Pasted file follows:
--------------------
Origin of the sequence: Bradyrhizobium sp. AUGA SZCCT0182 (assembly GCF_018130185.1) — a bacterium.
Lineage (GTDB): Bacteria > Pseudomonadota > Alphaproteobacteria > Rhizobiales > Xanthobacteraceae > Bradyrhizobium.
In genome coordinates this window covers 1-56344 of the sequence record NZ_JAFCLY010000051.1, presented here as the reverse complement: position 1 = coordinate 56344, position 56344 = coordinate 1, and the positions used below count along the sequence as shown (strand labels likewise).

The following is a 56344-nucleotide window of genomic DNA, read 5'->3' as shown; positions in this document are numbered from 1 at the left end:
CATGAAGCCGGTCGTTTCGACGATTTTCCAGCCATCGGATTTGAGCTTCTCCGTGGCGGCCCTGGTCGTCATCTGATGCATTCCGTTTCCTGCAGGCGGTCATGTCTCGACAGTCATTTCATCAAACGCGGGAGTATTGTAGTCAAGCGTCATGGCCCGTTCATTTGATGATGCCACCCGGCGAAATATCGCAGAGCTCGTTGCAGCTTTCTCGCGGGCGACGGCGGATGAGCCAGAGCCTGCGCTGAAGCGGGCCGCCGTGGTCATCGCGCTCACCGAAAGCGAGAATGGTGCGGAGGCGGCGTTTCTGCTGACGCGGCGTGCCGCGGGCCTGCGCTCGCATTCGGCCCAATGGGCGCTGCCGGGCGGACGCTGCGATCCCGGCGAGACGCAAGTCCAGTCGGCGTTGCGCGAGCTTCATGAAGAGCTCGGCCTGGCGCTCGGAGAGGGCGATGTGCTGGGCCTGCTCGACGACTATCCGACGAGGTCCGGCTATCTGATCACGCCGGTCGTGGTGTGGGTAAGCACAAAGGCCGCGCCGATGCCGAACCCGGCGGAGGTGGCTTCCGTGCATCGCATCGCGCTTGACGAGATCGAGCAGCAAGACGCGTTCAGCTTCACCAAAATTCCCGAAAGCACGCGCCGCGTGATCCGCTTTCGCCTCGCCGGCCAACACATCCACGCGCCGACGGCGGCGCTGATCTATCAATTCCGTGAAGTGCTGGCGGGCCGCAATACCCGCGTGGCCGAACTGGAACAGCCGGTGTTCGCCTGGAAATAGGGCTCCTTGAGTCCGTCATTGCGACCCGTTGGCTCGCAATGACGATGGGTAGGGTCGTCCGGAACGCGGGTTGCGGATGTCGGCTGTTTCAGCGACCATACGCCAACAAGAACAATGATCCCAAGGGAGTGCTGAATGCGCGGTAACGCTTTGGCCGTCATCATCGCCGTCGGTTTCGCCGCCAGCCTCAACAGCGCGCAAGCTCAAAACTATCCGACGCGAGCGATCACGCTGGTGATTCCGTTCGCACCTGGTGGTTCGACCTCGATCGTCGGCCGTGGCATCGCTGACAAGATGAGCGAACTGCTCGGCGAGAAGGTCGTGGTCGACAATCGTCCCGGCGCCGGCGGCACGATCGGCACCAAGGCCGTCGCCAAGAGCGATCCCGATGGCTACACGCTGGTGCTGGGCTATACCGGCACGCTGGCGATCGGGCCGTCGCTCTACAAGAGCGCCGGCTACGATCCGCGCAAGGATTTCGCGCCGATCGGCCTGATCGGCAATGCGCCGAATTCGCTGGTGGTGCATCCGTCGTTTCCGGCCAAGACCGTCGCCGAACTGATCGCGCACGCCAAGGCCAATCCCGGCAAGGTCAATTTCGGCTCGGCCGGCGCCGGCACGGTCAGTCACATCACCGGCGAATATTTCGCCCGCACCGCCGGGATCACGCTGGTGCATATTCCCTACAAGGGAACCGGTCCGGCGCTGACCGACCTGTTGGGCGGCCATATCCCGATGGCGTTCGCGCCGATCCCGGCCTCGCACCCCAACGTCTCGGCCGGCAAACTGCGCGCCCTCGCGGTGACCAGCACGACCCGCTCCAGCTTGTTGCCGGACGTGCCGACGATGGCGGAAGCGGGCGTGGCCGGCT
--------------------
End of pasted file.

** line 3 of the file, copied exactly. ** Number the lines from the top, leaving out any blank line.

In genome coordinates this window covers 1-56344 of the sequence record NZ_JAFCLY010000051.1, presented here as the reverse complement: position 1 = coordinate 56344, position 56344 = coordinate 1, and the positions used below count along the sequence as shown (strand labels likewise).